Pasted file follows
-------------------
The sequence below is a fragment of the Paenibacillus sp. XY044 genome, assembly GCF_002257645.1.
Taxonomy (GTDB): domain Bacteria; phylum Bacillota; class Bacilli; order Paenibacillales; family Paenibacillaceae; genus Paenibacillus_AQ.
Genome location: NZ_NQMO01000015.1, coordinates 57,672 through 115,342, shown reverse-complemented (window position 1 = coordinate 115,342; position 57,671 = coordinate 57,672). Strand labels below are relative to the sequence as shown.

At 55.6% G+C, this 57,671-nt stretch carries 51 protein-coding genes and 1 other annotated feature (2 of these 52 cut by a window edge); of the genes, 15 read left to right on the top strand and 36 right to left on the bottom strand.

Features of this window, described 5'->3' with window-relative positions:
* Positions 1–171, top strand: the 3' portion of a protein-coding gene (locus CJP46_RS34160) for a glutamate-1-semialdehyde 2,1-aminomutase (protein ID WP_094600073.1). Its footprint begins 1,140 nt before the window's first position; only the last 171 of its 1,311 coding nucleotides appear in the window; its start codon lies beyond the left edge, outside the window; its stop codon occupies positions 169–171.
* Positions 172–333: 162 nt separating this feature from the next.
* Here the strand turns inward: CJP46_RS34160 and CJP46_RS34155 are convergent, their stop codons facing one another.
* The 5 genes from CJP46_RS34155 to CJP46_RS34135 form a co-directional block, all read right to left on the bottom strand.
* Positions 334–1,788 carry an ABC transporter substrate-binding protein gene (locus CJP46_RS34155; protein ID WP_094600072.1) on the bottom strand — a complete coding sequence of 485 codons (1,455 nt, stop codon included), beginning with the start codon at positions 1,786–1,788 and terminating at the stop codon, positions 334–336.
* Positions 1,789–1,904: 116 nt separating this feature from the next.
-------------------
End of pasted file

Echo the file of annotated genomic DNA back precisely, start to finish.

The sequence below is a fragment of the Paenibacillus sp. XY044 genome, assembly GCF_002257645.1.
Taxonomy (GTDB): domain Bacteria; phylum Bacillota; class Bacilli; order Paenibacillales; family Paenibacillaceae; genus Paenibacillus_AQ.
Genome location: NZ_NQMO01000015.1, coordinates 57,672 through 115,342, shown reverse-complemented (window position 1 = coordinate 115,342; position 57,671 = coordinate 57,672). Strand labels below are relative to the sequence as shown.

At 55.6% G+C, this 57,671-nt stretch carries 51 protein-coding genes and 1 other annotated feature (2 of these 52 cut by a window edge); of the genes, 15 read left to right on the top strand and 36 right to left on the bottom strand.

Features of this window, described 5'->3' with window-relative positions:
* Positions 1–171, top strand: the 3' portion of a protein-coding gene (locus CJP46_RS34160) for a glutamate-1-semialdehyde 2,1-aminomutase (protein ID WP_094600073.1). Its footprint begins 1,140 nt before the window's first position; only the last 171 of its 1,311 coding nucleotides appear in the window; its start codon lies beyond the left edge, outside the window; its stop codon occupies positions 169–171.
* Positions 172–333: 162 nt separating this feature from the next.
* Here the strand turns inward: CJP46_RS34160 and CJP46_RS34155 are convergent, their stop codons facing one another.
* The 5 genes from CJP46_RS34155 to CJP46_RS34135 form a co-directional block, all read right to left on the bottom strand.
* Positions 334–1,788 carry an ABC transporter substrate-binding protein gene (locus CJP46_RS34155; protein ID WP_094600072.1) on the bottom strand — a complete coding sequence of 485 codons (1,455 nt, stop codon included), beginning with the start codon at positions 1,786–1,788 and terminating at the stop codon, positions 334–336.
* Positions 1,789–1,904: 116 nt separating this feature from the next.